This article was originally featured on PerformanceIn.
The Asia-Pacific (APAC) region has been slower to accept affiliate marketing than its Western counterparts. However, with growing eCommerce adoption, many brands in the region are embracing the pay-on-performance affiliate model to reach new customers and increase revenue.
With over 50% of the world’s retail eCommerce sales, China offers many opportunities for brands looking to reach new customers. The affiliate industry started to gain traction in the early 2000s and has continued to grow since then. Though not as advanced as the US and Europe, affiliate marketing in China has developed, and there are plenty of opportunities for brands looking to expand to APAC.
Like any new market expansion, brands must tailor marketing strategies to the local market, industry landscape, consumer behavior and cultural etiquette.
China is the most populous country in the world, with a total population surpassing 1.4 billion in 2019. By June 2019, China’s internet users reached 854 million, with a 60% internet penetration rate. Among that were 639 million online shoppers. Mobile devices are highly popular with a 99.1% mobile usage rate across the country. Due to such high mobile penetration, many consumers prefer mobile payment solutions such as WeChat Pay and Alipay.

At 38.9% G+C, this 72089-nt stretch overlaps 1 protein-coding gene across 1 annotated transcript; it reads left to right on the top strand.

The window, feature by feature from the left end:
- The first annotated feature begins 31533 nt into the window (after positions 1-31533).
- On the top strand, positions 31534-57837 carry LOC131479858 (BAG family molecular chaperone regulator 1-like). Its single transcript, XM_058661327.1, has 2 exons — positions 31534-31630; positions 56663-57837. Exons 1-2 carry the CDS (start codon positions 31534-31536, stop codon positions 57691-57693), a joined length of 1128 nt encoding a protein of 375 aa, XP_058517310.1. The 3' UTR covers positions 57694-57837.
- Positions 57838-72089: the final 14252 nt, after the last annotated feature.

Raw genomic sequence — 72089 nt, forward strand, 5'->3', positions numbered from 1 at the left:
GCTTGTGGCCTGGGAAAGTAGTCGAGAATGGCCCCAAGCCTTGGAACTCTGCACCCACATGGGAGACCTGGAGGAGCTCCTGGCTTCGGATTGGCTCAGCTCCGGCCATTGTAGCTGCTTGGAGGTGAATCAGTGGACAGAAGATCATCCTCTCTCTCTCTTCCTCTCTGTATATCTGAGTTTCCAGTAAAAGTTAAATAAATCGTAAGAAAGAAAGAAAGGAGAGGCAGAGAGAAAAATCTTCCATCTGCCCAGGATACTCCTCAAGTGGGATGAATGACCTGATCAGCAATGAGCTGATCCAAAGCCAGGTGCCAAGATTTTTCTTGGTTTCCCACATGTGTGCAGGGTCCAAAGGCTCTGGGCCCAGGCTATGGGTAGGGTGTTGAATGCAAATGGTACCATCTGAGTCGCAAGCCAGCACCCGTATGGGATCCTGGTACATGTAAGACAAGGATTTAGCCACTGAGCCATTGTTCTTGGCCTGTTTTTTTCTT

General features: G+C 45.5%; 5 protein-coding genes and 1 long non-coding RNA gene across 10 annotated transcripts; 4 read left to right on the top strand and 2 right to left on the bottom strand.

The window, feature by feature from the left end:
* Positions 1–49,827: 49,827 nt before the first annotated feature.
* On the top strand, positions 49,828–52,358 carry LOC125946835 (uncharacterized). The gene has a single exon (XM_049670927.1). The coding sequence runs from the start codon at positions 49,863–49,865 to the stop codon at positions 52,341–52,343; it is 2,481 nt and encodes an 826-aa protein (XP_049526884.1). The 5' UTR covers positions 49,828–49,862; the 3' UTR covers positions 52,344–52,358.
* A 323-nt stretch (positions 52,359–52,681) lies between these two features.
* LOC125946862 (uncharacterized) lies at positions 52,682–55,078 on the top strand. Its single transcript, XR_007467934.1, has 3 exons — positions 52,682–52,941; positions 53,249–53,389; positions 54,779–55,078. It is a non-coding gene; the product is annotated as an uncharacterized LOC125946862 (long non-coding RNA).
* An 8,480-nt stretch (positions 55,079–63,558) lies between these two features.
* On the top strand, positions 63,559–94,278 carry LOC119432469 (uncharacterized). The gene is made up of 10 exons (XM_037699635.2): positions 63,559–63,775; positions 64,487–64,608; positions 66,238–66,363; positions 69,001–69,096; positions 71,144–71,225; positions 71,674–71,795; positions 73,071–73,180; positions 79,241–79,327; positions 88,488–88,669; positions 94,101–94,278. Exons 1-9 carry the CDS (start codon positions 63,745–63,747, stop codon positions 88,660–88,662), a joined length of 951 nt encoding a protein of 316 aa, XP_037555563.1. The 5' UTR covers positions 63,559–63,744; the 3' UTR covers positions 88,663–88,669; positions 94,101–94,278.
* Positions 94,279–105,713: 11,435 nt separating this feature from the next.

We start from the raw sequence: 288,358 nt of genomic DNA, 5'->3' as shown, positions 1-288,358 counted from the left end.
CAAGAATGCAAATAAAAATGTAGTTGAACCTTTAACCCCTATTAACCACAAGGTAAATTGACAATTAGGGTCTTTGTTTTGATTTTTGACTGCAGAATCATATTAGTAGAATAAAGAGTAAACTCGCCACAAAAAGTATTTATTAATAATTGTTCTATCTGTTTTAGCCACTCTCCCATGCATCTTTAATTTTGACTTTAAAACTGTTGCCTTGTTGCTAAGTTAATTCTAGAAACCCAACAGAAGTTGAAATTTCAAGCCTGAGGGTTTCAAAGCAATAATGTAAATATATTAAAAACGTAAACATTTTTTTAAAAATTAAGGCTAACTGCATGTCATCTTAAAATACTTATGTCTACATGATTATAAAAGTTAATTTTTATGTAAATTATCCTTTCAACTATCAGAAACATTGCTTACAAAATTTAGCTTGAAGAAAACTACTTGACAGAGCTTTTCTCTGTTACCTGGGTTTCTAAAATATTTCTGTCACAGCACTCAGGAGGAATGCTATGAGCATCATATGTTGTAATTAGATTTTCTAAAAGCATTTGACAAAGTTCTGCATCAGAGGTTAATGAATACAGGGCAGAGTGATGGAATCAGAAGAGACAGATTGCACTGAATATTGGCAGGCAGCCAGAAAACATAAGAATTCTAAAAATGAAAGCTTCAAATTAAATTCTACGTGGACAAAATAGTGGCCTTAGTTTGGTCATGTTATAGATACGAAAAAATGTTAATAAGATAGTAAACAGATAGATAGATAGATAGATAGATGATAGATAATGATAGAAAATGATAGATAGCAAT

With China’s eCommerce revenue exceeding $2 trillion in 2020, digital ad spending is expected to grow steadily to an estimated 94.58 billion USD. While traditional affiliate marketing through networks and affiliates is growing, influencer marketing has soared in popularity through social media networks like Weibo, WeChat, Douyin, and live-broadcast platforms.
1. Industry Nuances
The Affiliate marketing industry started in China in the early 2000s, with local affiliate networks controlling the majority of affiliate traffic. Some leading Chinese affiliate networks include Duomai, Yiqifa and Adways. Publishers readily rely on these affiliate networks for the security of commission payments as well as the ability to quickly work with many brands. Brands wanting to reach many affiliate sites at one time will work with multiple networks to grow their share of voice.